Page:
The 8 Biggest Lies About Abortion, Debunked by the Year's Most Important Rom-Com
by Elizabeth Plank  
Coming out of the theater following the widely acclaimed film Juno, I remember being furious. I left feeling betrayed by a so-called progressive film that depicted such backward views about women's reproductive realities. More than that, I felt sickened by the fact that I had wasted $11 on a movie that inaccurately portrayed abortion as something scary or gross and perpetuated the myth that only women bear responsibility when it comes to children. Because I knew that seeing an abortion in a negative light in a movie makes viewers less likely to support abortion access, it worried me. 
Frustrated, I embarked on a mission to find media that realistically depicted these life events — but I couldn't find any. That is, until Obvious Child, perhaps the first "abortion comedy" ever successfully made. It makes all the other films that "sorta" explore pregnancy, reproductive choices and women's sexuality look like total malarkey

1. Abortion is a very painful procedure.
Going through an abortion is not easy, but one of the myths about the procedure is that it is incredibly painful. The abortion scene from Blue Valentine unfortunately reinforces that idea; however, the scene in Obvious Child shows the lie behind this perception. 
It goes without saying that every woman's experience and level of discomfort is different, but Slate's character Donna shows an experience much more reflective of the one most women face. She receives local anesthesia, is visibly relaxed from the meds but is clearly emotionally affected with tears in each eye. According to Planned Parenthood, for many women, the "pain is similar to menstrual cramps," while for others it can be "more uncomfortable."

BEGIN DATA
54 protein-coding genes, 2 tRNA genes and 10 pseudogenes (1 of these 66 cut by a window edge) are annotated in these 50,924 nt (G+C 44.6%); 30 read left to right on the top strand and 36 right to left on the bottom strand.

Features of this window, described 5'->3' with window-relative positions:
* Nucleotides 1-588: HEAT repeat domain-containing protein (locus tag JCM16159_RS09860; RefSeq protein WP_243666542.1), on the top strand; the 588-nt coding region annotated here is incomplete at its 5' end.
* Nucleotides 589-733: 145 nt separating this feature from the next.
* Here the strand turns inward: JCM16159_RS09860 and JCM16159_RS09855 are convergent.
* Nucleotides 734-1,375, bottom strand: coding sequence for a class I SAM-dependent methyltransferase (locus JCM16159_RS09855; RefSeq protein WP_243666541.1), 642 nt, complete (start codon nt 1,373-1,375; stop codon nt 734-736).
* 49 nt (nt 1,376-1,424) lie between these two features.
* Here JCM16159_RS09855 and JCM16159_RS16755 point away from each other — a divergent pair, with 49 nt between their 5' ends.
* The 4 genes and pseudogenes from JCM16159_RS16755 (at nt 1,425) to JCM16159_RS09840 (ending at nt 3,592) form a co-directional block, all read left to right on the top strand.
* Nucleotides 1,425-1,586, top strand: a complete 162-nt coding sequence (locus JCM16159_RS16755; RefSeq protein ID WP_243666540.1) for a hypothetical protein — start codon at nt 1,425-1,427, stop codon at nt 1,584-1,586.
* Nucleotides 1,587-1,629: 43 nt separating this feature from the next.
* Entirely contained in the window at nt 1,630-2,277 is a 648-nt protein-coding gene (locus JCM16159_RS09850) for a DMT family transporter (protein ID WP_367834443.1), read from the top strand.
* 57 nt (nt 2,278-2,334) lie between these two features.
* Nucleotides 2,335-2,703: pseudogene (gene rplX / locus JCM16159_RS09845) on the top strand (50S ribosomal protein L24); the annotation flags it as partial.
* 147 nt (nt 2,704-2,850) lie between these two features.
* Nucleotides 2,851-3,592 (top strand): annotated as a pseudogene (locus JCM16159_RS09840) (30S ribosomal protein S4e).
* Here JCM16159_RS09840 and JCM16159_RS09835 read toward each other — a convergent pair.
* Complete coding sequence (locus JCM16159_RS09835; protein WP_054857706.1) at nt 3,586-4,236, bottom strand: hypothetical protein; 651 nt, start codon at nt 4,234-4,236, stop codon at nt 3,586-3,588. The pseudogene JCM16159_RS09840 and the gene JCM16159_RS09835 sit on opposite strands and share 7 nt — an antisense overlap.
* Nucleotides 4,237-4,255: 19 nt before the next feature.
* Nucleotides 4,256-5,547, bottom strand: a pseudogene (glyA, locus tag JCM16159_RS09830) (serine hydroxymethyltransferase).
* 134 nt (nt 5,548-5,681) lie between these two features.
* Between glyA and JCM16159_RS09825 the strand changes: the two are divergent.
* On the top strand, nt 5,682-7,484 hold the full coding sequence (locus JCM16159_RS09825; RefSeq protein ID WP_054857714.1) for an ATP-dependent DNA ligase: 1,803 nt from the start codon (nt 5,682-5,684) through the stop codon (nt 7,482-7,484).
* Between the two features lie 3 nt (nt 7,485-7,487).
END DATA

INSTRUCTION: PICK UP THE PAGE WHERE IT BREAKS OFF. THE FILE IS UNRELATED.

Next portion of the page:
The bottom line is that the common perception that abortion is somehow gruesome and physically harrowing is not the experience of the majority of women. 
"The abortion experience is different for every person," Lizz Winstead, a comedian and cofounder of Lady Parts Justice told PolicyMic. "One thing I always hope for all women who choose to end a pregnancy is that they do not feel shame about it. This film gives women permission to make a choice with no apologies, and they did a brilliant job of it."

 Click here to read on as Ms. Plank deconstructs seven more myths perpetuated by Hollywood.

(Note from me-- I'm surprised that the article doesn't mention the Cider House Rules, a terrific movie that realistically shows that abortion can be a safe and even life-saving process. It does take place in the 1940's when abortion was obviously illegal and much more taboo, and it does a good job of showing what it was like to need to sneak around and find a way to have the illegal procedure, and the potential complications of failing in this attempt. I very much recommend checking it out.)